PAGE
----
Prevalence And Associated Factors Of Visual Impairment Among School-Age Children In Bahir Dar City, Northwest Ethiopia
Authors Merrie YA, Tegegne MM, Munaw MB, Alemu HW
Received 22 April 2019
Accepted for publication 5 October 2019
Published 8 November 2019 Volume 2019:11 Pages 135—143
Checked for plagiarism Yes
Review by Single-blind
Peer reviewer comments 2
Editor who approved publication: Mr Simon Berry
Yosef Antehun Merrie,1 Mebratu Mulusew Tegegne,2 Minychil Bantihun Munaw,2 Haile Woretaw Alemu2
1Felege Hiwot Referral Hospital, Bahir Dar, Ethiopia; 2Department of Optometry, School of Medicine, College of Medicine and Health Sciences, University of Gondar, Gondar, Ethiopia
Correspondence: Mebratu Mulusew Tegegne
Department of Optometry, School of Medicine, College of Medicine and Health Sciences, University of Gondar, Gondar, Ethiopa
PO Box 196 Email firstname.lastname@example.org
Introduction: Visual impairment (VI) is one of the major public health problems in the world. It is highly prevalent among children in sub-Saharan countries, including Ethiopia. Worldwide, the magnitude of VI among school-age children is 1%–10%. However, there was limited information regarding the prevalence and associated factors of VI among school-age children in the study area, which is essential to plan and implement appropriate interventions.
Objective: The aim of this study was to determine the prevalence and associated factors of VI among school-age children livin g in Bahir Dar city, northwest Ethiopia.
Methods: A community-based cross-sectional study was done on a sample of 632 school-age children selected by multistage sampling in Bahir Dar from April 30 to May 15, 2018. Data were collected through interviews and physical examinations. Face-to-face interviews were done with a pretested semistructured questionnaire. Physical examinations were done with visual acuity measures and assessment of ocular pathology by optometrists. Data were entered into Epi Info 7 and exported to and analyzed with SPSS 20. Binary logistic regression was fitted, and variables with P<0.05 in the multivariate model were considered statistically significant.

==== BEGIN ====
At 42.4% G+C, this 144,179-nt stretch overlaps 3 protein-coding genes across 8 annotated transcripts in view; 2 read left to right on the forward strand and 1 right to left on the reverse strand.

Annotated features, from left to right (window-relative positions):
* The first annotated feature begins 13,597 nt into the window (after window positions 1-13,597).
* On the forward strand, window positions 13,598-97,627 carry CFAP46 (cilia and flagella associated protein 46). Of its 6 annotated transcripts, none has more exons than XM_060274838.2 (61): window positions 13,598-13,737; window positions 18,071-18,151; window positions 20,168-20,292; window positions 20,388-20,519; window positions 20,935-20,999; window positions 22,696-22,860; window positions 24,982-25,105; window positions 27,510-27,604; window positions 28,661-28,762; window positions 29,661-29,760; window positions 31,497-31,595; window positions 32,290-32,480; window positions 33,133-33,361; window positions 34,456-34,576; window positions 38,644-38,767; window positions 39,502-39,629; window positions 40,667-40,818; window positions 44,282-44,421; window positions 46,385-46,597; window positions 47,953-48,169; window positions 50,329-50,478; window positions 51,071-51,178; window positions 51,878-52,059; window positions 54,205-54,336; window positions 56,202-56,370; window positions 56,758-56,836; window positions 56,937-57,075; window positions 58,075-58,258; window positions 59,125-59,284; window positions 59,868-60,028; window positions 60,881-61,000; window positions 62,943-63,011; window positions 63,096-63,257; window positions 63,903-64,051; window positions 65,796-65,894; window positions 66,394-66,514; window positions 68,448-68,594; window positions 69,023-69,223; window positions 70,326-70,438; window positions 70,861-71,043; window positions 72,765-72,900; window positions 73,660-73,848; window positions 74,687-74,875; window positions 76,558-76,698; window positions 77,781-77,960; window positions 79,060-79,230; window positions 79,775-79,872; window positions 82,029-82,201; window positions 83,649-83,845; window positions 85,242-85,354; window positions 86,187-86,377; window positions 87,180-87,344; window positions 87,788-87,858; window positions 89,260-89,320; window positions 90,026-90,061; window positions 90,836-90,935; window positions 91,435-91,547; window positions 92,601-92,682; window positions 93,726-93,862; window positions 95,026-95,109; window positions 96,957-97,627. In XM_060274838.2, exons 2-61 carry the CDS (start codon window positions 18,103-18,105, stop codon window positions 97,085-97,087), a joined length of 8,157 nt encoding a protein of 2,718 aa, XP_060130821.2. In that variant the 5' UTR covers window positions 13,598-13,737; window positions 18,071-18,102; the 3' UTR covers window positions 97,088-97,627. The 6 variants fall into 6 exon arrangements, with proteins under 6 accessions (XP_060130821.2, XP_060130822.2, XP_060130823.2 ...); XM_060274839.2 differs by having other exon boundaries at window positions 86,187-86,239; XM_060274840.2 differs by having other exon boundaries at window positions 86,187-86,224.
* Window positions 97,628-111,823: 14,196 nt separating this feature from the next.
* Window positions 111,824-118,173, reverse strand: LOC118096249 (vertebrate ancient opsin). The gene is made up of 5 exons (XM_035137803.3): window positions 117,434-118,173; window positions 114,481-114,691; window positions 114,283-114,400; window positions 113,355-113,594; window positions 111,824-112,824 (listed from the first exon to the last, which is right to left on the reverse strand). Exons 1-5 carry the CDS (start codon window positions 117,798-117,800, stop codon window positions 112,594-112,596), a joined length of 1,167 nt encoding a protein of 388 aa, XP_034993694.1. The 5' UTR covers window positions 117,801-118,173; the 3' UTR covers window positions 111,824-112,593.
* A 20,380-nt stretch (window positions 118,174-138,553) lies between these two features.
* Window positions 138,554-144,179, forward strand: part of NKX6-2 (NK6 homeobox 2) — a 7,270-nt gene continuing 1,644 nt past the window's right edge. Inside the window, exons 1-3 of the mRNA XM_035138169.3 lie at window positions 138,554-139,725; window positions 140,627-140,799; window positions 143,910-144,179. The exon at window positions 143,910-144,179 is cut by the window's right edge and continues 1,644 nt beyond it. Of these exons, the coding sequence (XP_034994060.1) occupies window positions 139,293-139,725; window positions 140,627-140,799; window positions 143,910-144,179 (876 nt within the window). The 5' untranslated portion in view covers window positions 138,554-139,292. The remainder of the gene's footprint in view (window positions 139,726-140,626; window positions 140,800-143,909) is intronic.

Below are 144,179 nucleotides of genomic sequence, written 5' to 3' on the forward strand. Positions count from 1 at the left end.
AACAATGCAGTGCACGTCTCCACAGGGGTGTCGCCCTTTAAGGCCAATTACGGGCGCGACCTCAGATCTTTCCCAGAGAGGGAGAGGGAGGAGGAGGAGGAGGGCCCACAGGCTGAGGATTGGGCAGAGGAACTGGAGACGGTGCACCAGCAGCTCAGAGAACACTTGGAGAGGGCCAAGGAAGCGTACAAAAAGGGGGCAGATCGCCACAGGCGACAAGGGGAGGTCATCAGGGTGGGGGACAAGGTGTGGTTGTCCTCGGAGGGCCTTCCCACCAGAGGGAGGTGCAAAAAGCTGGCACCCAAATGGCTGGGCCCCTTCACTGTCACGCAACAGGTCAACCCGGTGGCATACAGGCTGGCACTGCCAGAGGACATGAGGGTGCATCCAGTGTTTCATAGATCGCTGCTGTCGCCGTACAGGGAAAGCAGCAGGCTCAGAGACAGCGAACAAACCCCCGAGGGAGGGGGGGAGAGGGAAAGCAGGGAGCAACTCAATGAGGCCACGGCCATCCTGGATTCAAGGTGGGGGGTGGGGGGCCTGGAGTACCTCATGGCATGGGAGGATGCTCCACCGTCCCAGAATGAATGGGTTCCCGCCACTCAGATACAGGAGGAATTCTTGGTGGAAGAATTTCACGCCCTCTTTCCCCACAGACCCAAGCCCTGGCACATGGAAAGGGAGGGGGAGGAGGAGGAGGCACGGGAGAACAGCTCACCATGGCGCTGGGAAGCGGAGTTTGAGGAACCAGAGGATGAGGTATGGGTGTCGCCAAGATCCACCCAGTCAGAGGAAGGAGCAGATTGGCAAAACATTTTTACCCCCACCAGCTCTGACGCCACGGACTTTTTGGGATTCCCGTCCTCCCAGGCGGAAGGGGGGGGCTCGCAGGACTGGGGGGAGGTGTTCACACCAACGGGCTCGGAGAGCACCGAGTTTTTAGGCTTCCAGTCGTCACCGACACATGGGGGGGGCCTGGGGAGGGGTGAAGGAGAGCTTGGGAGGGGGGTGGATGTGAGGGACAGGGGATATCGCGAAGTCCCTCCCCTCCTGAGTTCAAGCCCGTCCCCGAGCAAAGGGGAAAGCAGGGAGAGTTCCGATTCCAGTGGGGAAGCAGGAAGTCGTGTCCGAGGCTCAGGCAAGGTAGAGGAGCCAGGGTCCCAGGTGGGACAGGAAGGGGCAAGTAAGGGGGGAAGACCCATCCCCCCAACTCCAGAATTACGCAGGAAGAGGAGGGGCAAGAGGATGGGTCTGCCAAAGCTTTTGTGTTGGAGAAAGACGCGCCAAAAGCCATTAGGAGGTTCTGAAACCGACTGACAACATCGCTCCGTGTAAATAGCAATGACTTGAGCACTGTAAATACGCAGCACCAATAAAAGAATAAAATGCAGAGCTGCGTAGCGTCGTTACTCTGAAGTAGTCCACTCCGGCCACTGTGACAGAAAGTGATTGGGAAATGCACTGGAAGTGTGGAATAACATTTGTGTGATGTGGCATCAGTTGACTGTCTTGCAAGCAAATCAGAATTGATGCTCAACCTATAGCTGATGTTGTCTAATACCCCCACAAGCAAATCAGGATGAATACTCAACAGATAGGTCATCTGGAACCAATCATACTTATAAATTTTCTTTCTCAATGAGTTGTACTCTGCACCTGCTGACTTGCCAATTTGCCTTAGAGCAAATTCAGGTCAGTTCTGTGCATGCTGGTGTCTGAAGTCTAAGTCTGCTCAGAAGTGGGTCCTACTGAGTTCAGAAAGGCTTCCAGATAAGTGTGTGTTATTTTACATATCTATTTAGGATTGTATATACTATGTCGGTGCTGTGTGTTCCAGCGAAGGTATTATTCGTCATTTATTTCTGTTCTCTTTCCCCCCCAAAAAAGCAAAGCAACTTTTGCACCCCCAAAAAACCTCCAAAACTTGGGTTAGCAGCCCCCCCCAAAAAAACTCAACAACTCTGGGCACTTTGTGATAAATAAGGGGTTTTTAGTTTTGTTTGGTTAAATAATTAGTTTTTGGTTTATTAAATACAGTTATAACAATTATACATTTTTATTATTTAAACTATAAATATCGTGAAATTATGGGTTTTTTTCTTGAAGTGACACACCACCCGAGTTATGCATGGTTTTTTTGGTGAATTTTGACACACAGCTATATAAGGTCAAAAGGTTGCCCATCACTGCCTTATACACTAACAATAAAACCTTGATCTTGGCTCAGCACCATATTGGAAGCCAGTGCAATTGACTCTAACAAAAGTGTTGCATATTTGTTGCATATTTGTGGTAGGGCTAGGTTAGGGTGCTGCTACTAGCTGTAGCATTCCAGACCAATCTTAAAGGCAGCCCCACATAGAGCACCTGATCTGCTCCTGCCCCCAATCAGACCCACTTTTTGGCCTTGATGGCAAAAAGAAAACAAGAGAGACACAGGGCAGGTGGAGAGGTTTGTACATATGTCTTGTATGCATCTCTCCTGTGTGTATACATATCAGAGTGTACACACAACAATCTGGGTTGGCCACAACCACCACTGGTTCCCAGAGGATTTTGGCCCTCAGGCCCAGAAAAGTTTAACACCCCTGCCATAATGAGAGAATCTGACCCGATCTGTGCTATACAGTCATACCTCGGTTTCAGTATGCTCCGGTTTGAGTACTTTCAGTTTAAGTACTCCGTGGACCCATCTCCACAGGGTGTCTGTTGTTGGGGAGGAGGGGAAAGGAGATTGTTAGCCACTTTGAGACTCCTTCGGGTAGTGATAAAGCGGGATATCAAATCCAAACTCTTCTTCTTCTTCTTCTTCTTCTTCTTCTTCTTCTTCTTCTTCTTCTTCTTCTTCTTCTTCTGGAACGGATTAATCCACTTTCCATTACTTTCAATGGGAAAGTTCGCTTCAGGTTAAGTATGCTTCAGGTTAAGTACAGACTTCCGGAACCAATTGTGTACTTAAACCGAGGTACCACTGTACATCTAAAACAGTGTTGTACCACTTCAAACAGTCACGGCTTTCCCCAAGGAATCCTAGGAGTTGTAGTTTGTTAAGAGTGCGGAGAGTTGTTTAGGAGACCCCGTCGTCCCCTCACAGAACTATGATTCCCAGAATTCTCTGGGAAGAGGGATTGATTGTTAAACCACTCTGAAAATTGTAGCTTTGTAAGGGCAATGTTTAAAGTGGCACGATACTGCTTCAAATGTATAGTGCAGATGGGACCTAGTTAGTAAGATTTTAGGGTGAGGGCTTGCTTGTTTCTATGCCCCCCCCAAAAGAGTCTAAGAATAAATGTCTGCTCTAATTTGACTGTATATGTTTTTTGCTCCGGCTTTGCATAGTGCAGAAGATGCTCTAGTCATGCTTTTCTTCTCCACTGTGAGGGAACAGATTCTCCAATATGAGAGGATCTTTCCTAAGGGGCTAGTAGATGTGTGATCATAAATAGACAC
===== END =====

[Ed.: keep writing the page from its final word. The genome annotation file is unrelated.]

Results: A total of 601 study subjects were included in this study, giving a response rate of 95.2%. The median age was 13 (IQR 11–16) years, and 303 (50.3%) were male. Prevalence of VI was 52 (8.7%, 95% CI 6.2%–10.7%). In multivariate analysis, prematurity [AOR 2.8 (95% CI 1.19–6.83)], admission to a neonatal intensive-care unit (AOR 5.5, 95% CI 2.01–15.15), having a parent with VI (AOR 1.8, 95% CI 0.13–0.97), watching television from <2 m (AOR 8.7, 95% CI 1.49–18.24), and mobile-phone exposure >4 hours per day (AOR 1.6, 95% CI 1.32–4.45) were factors significantly associated with VI.
Conclusion: The prevalence of VI among school-age children in Bahir Dar was significant. Premature birth, admission to a neonatal intensive-care unit, having a parent with VI, watching television from <2 m, and mobile exposure >4 hours per day were significantly associated.
Keywords: school-age children, northwest Ethiopia, visual impairment
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